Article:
$ ls /nix/store/*coreutils*/bin
I remind you, inside strings it’s possible to interpolate Nix expressions with ${…}:
nix-repl> "${d}"
nix-repl> "${coreutils}"
That’s very convenient, because then we could refer to e.g. the bin/true binary like this:
nix-repl> "${coreutils}/bin/true"

An almost working derivation

In the previous attempt we used a fake builder, “mybuilder” which obviously does not exist. But we can use for example bin/true, which always exits with 0 (success).
nix-repl> :l <nixpkgs>
nix-repl> d = derivation { name = "myname"; builder = "${coreutils}/bin/true"; system = builtins.currentSystem; }
nix-repl> :b d
builder for `/nix/store/d4xczdij7xazjfm5kn4nmphx63mpv676-myname.drv' failed to produce output path `/nix/store/fy5lyr5iysn4ayyxvpnsya8r5y5bwjnl-myname'
Another step forward, it executed the builder (bin/true), but the builder did not create the out path of course, it just exited with 0.
Obvious note: everytime we change the derivation, a new hash is created.
Let’s examine the new .drv now that we referred to another derivation:
$ pp-aterm -i /nix/store/d4xczdij7xazjfm5kn4nmphx63mpv676-myname.drv
  [(“out”, “/nix/store/fy5lyr5iysn4ayyxvpnsya8r5y5bwjnl-myname“, “”, “”)]
, [(“/nix/store/1zcs1y4n27lqs0gw4v038i303pb89rw6-coreutils-8.21.drv“, [“out”])]
, []
, “x86_64-linux”
, “/nix/store/8w4cbiy7wqvaqsnsnb3zvabq1cp2zhyz-coreutils-8.21/bin/true”
, []
, [ (“builder”, “/nix/store/8w4cbiy7wqvaqsnsnb3zvabq1cp2zhyz-coreutils-8.21/bin/true”)
  , (“name”, “myname”)
  , (“out”, “/nix/store/fy5lyr5iysn4ayyxvpnsya8r5y5bwjnl-myname“)
  , (“system”, “x86_64-linux”)
Aha! Nix added a dependency to our myname.drv, it’s the coreutils.drv. Before doing our build, Nix should build the coreutils.drv. But since coreutils is already in our nix store, no build is needed,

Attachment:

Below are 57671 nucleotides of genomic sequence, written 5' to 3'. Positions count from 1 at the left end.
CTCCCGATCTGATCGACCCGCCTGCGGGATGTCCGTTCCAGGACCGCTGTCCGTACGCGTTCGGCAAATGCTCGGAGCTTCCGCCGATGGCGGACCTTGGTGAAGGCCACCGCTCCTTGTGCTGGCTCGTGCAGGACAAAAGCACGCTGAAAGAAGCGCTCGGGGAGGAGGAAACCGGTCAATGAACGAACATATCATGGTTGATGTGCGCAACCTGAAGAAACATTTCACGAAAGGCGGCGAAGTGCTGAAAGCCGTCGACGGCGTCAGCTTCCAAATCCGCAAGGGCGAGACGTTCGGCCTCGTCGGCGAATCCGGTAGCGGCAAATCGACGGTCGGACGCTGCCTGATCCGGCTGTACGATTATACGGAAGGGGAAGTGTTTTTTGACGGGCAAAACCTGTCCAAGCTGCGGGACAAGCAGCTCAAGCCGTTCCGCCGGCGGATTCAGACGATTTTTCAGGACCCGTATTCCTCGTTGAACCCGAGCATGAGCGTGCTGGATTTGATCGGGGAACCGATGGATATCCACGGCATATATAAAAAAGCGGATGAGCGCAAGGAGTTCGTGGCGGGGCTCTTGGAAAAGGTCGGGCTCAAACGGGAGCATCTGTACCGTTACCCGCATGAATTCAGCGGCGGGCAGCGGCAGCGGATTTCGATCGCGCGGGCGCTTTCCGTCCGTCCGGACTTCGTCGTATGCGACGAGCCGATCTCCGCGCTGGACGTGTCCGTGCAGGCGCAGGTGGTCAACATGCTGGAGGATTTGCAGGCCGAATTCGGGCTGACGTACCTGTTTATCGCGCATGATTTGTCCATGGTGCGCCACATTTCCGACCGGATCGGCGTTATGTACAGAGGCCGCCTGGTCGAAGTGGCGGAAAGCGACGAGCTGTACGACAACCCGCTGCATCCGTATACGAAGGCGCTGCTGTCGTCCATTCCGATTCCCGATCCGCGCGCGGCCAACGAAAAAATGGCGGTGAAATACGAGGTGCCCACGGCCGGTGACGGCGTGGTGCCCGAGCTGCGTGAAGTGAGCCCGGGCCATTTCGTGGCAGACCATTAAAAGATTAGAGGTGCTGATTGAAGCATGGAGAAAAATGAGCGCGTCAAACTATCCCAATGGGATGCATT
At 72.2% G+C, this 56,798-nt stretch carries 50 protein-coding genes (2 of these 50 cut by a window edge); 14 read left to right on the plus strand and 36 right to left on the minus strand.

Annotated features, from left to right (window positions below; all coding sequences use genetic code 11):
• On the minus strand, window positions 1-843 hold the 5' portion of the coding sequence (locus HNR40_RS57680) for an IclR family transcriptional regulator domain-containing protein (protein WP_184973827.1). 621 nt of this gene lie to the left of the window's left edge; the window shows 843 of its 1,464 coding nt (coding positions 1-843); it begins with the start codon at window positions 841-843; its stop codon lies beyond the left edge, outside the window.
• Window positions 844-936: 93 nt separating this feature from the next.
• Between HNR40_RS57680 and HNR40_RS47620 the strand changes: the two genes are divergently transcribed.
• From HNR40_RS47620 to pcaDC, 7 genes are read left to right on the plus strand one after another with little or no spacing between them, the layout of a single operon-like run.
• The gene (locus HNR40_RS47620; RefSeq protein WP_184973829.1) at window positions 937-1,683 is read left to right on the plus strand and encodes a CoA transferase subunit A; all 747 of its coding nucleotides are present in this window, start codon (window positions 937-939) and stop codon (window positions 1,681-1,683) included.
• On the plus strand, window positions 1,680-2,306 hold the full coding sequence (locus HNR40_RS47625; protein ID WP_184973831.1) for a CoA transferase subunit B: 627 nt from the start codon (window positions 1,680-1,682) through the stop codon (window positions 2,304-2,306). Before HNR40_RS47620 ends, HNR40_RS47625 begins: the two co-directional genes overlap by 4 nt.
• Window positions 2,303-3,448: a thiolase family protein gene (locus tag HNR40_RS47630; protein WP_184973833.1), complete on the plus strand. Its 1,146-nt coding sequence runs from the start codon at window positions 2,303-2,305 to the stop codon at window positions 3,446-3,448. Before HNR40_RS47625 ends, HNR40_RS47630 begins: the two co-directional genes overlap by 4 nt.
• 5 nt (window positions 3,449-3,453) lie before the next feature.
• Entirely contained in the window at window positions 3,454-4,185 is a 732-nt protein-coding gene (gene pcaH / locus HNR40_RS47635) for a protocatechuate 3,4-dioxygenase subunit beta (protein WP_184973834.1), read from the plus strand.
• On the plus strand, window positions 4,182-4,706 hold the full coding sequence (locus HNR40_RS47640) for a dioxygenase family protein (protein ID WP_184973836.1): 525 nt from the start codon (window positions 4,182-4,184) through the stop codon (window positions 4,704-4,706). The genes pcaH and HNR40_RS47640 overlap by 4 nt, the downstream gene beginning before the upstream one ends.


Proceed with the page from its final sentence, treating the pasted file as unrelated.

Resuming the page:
it’s already there with out path /nix/store/8w4cbiy7wqvaqsnsnb3zvabq1cp2zhyz-coreutils-8.21 .

When is the derivation built

Nix does not build derivations during evaluation of Nix expressions. In fact, that’s why we have to do “:b drv” in nix-repl, or use nix-store -r in the first place.

An important separation is made in Nix:

  • Instantiate/Evaluation time: the Nix expression is parsed, interpreted and finally returns a derivation set. During evaluation, you can refer to other derivations because Nix will create .drv files and we will know out paths beforehand. This is achieved with nix-instantiate.
  • Realise/Build time: the .drv from the derivation set is built, first building .drv inputs (build dependencies). This is achieved with nix-store -r.
Think of it as of compile time and link time like with C/C++ projects. You first compile all source files to object files. Then link object files in a single executable.
In Nix, first the Nix expression (usually in a .nix file) is compiled to .drv, then each .drv is built and the product is installed in the relative out paths.


Is that complicated to create a package for Nix? No it’s not.

We’re walking through the fundamentals of Nix derivations, to understand how they work, how they are represented.